Requirements gathering, the act of trying to understand a problem by talking to a selection of actual and potential users, is common place in nearly all good IT projects. Traditional waterfall projects require that a problem is fully understood, and documented, before beginning to build the solution. Agile projects stipulate that only a “broad brush” understanding of the problem is required to start work, with the gaps in knowledge being filled in as the project progresses. But generally speaking, any type of project, large or small, agile or waterfall, will have some form of requirements gathering component to it.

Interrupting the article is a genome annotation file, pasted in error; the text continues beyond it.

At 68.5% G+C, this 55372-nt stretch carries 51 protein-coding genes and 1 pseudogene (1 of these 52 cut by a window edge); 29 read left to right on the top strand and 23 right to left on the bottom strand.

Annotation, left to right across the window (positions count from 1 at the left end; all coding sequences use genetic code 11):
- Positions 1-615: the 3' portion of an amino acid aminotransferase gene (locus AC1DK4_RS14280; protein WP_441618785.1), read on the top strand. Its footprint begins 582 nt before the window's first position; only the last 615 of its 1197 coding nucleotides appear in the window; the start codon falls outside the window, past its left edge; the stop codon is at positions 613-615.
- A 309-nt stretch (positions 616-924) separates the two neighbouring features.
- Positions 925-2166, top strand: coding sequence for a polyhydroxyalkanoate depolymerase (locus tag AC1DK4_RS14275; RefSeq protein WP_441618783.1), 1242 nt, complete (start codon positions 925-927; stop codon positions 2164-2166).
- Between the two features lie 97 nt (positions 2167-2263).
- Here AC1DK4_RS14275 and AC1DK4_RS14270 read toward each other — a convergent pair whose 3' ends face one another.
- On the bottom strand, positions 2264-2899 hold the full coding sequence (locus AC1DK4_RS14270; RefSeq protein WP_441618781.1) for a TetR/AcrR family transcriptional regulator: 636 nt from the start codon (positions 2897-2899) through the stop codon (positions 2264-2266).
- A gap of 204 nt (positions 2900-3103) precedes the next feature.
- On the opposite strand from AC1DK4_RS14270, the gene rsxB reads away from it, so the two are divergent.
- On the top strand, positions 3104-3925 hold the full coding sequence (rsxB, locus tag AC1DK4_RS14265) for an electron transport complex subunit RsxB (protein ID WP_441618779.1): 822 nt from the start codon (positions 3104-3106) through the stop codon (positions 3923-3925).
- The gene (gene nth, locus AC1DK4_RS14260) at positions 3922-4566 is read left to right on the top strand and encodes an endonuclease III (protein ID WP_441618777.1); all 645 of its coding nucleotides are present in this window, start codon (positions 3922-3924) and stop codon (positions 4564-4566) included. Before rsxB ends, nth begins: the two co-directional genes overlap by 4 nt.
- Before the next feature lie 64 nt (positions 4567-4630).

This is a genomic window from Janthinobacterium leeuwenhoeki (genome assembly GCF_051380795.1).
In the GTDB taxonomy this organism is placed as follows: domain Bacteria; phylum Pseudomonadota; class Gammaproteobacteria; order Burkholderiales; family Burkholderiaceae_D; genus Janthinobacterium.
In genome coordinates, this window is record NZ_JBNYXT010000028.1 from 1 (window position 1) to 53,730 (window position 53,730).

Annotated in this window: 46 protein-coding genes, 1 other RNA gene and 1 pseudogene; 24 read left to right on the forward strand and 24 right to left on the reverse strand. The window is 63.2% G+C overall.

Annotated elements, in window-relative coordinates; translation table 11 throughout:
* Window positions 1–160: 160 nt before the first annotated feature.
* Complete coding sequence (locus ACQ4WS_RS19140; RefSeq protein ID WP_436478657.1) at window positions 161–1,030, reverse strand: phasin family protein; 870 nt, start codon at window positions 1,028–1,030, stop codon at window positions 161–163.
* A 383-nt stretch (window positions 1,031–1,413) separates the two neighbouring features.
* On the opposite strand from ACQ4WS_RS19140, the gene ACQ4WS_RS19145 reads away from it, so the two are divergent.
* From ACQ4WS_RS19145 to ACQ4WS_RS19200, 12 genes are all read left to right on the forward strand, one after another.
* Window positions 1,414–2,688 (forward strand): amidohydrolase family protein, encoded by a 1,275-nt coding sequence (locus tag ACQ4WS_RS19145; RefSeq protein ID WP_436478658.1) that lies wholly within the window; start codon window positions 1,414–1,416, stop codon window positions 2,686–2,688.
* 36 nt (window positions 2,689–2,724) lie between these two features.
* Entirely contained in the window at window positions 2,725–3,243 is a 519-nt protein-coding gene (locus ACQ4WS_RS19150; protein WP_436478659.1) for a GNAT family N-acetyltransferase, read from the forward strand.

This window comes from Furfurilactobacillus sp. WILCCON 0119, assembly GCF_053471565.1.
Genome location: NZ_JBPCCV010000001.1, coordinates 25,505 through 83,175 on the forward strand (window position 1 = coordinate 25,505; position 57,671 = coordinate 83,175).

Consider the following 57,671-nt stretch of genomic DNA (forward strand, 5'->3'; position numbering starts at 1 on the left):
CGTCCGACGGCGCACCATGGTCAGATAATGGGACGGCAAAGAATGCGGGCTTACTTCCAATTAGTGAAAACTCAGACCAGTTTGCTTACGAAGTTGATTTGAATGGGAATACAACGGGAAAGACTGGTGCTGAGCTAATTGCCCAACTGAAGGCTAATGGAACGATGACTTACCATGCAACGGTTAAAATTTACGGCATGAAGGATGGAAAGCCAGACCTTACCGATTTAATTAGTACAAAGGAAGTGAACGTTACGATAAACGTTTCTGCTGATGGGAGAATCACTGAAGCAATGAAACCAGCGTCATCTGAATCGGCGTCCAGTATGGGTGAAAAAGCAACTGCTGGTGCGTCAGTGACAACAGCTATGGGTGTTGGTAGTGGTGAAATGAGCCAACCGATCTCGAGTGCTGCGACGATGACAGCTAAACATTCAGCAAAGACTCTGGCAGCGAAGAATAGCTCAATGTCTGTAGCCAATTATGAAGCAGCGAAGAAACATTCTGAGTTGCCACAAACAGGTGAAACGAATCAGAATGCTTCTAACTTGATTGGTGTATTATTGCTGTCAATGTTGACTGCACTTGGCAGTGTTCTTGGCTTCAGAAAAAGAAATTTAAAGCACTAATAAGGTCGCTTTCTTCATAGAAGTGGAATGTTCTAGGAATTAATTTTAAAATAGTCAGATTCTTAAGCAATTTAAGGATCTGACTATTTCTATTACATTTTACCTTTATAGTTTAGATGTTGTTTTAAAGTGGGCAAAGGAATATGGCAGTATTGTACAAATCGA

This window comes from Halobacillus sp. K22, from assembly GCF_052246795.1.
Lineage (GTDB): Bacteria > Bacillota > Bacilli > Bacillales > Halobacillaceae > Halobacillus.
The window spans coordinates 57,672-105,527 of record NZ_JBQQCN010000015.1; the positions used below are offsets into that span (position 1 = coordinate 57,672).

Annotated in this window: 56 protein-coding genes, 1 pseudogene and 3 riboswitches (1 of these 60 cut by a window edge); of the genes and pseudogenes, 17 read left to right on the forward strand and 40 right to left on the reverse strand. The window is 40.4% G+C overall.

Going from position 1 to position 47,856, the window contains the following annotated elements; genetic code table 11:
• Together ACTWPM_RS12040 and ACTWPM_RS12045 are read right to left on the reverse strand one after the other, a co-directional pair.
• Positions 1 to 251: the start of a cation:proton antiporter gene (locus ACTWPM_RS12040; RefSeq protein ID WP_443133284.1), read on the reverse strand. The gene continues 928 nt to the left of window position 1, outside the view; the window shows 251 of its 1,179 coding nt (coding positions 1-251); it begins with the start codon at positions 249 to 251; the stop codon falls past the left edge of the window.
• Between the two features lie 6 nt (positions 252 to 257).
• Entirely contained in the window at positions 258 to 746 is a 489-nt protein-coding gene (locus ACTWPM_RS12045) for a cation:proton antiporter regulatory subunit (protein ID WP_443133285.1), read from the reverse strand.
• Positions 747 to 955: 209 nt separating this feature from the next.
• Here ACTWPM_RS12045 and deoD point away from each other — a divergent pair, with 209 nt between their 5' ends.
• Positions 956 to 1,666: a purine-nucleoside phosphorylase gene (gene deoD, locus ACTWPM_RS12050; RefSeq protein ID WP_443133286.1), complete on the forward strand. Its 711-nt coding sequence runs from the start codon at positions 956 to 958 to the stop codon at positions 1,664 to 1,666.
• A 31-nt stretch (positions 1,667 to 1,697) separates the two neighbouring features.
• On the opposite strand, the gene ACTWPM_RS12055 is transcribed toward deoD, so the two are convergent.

And that is a problem. You see, all requirements gathering activities are flawed. The end result of any requirements gathering phase is just not very good. Don’t believe me? Let me take you through a typical scenario.